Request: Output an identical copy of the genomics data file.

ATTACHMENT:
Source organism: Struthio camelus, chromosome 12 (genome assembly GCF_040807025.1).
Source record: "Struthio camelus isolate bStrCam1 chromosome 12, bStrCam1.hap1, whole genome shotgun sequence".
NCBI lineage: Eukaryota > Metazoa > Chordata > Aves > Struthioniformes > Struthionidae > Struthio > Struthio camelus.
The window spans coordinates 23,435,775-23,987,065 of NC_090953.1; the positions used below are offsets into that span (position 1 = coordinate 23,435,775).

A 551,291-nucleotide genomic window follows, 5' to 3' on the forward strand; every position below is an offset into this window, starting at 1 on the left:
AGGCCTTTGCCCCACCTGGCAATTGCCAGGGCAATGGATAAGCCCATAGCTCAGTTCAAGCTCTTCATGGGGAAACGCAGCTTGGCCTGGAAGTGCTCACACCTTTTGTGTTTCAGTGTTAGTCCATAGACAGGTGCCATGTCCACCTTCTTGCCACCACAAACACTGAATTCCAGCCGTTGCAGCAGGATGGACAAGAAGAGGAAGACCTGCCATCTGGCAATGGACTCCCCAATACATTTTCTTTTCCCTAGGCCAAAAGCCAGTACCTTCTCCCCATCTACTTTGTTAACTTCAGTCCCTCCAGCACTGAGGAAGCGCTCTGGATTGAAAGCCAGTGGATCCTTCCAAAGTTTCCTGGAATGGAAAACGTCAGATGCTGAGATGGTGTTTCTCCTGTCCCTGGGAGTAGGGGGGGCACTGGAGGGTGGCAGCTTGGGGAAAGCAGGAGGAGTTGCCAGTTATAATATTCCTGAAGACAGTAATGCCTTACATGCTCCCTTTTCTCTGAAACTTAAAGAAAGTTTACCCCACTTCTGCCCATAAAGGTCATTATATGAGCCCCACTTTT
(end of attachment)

Source organism: Struthio camelus, chromosome 12 (genome assembly GCF_040807025.1).
Source record: "Struthio camelus isolate bStrCam1 chromosome 12, bStrCam1.hap1, whole genome shotgun sequence".
NCBI lineage: Eukaryota > Metazoa > Chordata > Aves > Struthioniformes > Struthionidae > Struthio > Struthio camelus.
The window spans coordinates 23,435,775-23,987,065 of NC_090953.1; the positions used below are offsets into that span (position 1 = coordinate 23,435,775).

A 551,291-nucleotide genomic window follows, 5' to 3' on the forward strand; every position below is an offset into this window, starting at 1 on the left:
AGGCCTTTGCCCCACCTGGCAATTGCCAGGGCAATGGATAAGCCCATAGCTCAGTTCAAGCTCTTCATGGGGAAACGCAGCTTGGCCTGGAAGTGCTCACACCTTTTGTGTTTCAGTGTTAGTCCATAGACAGGTGCCATGTCCACCTTCTTGCCACCACAAACACTGAATTCCAGCCGTTGCAGCAGGATGGACAAGAAGAGGAAGACCTGCCATCTGGCAATGGACTCCCCAATACATTTTCTTTTCCCTAGGCCAAAAGCCAGTACCTTCTCCCCATCTACTTTGTTAACTTCAGTCCCTCCAGCACTGAGGAAGCGCTCTGGATTGAAAGCCAGTGGATCCTTCCAAAGTTTCCTGGAATGGAAAACGTCAGATGCTGAGATGGTGTTTCTCCTGTCCCTGGGAGTAGGGGGGGCACTGGAGGGTGGCAGCTTGGGGAAAGCAGGAGGAGTTGCCAGTTATAATATTCCTGAAGACAGTAATGCCTTACATGCTCCCTTTTCTCTGAAACTTAAAGAAAGTTTACCCCACTTCTGCCCATAAAGGTCATTATATGAGCCCCACTTTT